How come Kabir is so popular as a philosopher but did not leave behind any cult or religion after him?

Did all philosopher leave behind a new cult or religion? I guess not. Plato was a great philosopher, so was Aristotle and Socrates. Did they leave behind new religion or cult? No.

Philosophers are seekers of truth. They do not promote any cult or religion. They are mainly teachers. They seek truth and tell the world about it.

Truth, on the other hand is very relative. That is the reason no two philosophy is same. That is why, Indian philosophy talks about nothingness and Western philosophy talks about Heroism. All these are perspective truth. Truth from the point of view of a person.

Lord Buddha, the founder of Buddhism never taught any new religion. All he did was he questioned the existing practices, and gave his Truth to the world. His followers did get separate from the dominant Brahminical religion and started following Buddha’s path, that came to be known as Buddhism.

This is the reason Kabir’s dohey is still revered and he is considered as a great philosopher.



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Is it okay if, at the age of 19, you have a new crush daily?

18–26 is the age where you meet a lot of temporary people in your life.

Having a new crush daily at 19 is very common. We are mostly new to college. Most of Indians study in Boys schools or girls schools, where they are not very acquainted with people of opposite gender.

Just take a chill pill and enjoy having crushes. Having a crush won’t crush your heart.



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How does a Bengali, staying outside West Bengal for work or education, feel during Durga Puja?

I am a Bengali working in a mining project in Chhattisgarh for the last 6 years. And in these 6 years, I have been home only 2 times during the Durga Puja.

If you are here, you won’t feel the Puja is ongoing! Most people celebrate Dusshera but the charm of Durga Puja is not there.

I have had a blunt feeling during these years when I’m here. It’s a NUMB like situation where you don’t feel the craze. But somewhere, deep in my heart, I do miss my home.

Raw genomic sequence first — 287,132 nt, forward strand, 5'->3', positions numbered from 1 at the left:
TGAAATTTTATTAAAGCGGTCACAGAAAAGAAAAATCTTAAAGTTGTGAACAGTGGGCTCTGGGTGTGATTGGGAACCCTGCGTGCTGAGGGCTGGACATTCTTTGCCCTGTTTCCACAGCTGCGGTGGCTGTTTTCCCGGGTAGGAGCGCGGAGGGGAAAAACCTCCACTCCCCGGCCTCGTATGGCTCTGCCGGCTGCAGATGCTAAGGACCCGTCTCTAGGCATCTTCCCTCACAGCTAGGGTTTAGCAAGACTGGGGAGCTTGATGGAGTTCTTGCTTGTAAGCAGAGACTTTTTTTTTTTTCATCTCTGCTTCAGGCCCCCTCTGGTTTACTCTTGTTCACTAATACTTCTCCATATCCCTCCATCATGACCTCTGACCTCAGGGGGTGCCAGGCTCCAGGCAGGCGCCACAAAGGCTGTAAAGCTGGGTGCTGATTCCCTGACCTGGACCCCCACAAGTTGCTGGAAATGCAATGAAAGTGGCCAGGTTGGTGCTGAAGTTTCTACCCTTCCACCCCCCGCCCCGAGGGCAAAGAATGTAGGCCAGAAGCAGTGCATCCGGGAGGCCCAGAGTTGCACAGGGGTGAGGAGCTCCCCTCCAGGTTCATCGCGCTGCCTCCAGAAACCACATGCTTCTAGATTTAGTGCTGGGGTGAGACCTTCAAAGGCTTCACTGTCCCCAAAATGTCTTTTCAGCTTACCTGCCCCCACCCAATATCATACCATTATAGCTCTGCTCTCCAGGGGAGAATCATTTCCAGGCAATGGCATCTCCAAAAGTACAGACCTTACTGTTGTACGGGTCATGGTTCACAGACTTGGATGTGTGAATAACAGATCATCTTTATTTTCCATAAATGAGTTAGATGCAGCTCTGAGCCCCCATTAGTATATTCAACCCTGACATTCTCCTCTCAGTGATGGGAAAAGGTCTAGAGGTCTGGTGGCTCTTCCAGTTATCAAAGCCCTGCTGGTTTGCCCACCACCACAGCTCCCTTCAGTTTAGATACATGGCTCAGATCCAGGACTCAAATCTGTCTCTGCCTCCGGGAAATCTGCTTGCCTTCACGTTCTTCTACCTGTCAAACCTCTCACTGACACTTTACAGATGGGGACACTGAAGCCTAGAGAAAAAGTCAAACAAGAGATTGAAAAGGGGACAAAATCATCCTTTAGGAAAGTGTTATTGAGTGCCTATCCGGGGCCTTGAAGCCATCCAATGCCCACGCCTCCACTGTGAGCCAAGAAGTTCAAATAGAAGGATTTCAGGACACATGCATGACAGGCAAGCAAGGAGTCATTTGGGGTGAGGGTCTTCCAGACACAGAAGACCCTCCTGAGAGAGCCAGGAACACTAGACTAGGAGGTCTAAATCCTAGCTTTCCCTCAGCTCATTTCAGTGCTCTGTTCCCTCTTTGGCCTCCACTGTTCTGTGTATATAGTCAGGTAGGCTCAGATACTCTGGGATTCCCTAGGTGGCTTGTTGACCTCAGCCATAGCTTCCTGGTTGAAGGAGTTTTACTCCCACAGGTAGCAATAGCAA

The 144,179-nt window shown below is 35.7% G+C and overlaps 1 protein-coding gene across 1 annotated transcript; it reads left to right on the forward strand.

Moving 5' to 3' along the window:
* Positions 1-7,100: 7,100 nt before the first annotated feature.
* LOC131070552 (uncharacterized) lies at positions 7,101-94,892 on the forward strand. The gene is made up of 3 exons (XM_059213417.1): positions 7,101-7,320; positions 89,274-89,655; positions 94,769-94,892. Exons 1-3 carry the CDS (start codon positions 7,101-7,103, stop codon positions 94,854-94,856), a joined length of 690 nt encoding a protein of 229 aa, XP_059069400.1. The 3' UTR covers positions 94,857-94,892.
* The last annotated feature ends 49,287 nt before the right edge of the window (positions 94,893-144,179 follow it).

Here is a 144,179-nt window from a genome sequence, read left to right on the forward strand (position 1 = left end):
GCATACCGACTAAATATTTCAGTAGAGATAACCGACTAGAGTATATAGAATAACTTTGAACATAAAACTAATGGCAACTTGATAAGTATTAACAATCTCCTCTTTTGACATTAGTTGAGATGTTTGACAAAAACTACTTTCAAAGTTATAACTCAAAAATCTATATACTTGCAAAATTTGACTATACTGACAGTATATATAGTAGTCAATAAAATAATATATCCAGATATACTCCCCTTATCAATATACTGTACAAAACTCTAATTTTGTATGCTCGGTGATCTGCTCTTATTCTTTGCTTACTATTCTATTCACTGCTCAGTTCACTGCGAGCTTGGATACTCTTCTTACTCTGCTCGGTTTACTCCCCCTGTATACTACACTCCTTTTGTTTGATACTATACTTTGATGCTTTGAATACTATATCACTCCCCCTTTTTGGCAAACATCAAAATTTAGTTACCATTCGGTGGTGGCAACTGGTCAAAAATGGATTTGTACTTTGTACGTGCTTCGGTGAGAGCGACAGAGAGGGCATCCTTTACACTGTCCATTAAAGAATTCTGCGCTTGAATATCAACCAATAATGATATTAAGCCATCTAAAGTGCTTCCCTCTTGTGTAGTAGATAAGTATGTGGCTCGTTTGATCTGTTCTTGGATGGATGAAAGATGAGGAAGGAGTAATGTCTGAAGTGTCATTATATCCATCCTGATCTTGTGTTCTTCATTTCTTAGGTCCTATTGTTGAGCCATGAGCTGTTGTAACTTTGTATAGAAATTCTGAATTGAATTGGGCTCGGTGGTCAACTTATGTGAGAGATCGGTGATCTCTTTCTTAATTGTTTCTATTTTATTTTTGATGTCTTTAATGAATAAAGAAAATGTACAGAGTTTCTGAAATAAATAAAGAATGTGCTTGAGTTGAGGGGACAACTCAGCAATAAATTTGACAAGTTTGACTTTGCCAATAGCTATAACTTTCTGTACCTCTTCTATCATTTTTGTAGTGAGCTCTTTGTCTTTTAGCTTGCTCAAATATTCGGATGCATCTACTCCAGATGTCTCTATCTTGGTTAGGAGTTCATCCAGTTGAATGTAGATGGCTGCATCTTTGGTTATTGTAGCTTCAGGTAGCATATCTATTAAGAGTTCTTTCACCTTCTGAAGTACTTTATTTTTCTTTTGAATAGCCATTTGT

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Why do the Bengalis hate the idea of Gorkhaland?

The problem of Gorkhaland is not a fight between the Bengalis and the Gorkhas. It’s a fight of inclusion and non-inclusion.

Mainland Bengalis (from Kolkata) has a very weird idea of Bengal. For most elite, Bengali of Kolkata are the real Bengalis. Others are just Bengali speakers.

This mentality comes from the Bhodrolok culture of the mid-nineteenth century. The bhodroloks of Kolkata have their elite education from elite schools and colleges and they are always a dominant figure in Jobs, cinema, art and culture. Their dialect of Bengali is considered as the face of Bengali language.

On the other hand, there are Bengalis from districts, who speak in their own accent, often study in district level schools and colleges. They are definitely not a part of this bhodrolok culture.

Forget about the Gorkhas for a while. There are so many other tribes in Bengal who are integral to Bengal. The Santhals, Mundas, Lepchas. Are they considered to be part of Bengal fraternity? Certainly there are people who are compassionate with them, but are the bhodroloks concerned? (refer Agantuk, by Satyajit Ray).

Urdu, a language alien to West Bengal is being given priority in state affairs. Is Nepali being given the same status? Is Santhali being given the same status?

To support or not to support is purely an individual choice. But to make all the residents of Bengal inclusive, should definitely be a matter of principle. Start making them inclusive, show compassion to them, make them feel at home. We can make the Bangladeshi refugees a part of our society, why can’t the sons of soil?

Inclusion will definitely make the situation better for everyone. Unity among diversity, the motto that binds India shall bind West Bengal.


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Biratnagar, Nepal

A few pics of Biratnagar Market in Nepal.




Any different from India?

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Dawki, Meghalaya

A few more pics from my Meghalaya trip.


Umngot River


The beautiful clean river is flowing towards Bangladesh.


The boats.


Bangladesh view.


India view.


Again, Bangladesh.


The water is so clean, the river bed can be seen. But that morning, there was some rain, but still the water is pretty clean!


The place from where the boat journey started, The Ghat.


This is Bangladesh and Bangladeshis. Talked to them, they invited us to their land, but off course, we didn’t break the rules. A guy named Abdul Karim even offered us kuler achar, but we had to decline.


View of Bangladesh from the top.

The place, Dawki is really beautiful, with lush greenery and crystal clear waters.

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Living root bridge, Meghalaya

Some pics from my Meghalaya trip.











When the whole world is trying to find out a way to sustain nature, the people of Meghalaya, for thousands of years have been doing the same. Instead of cutting down a tree to make a bridge, they fold the roots of the trees to create a living bridge. How natural!

While the developed world might be thinking them as underdeveloped, they are the actual fighters of climate change.

The living root bridge is an awe inspiring creation.

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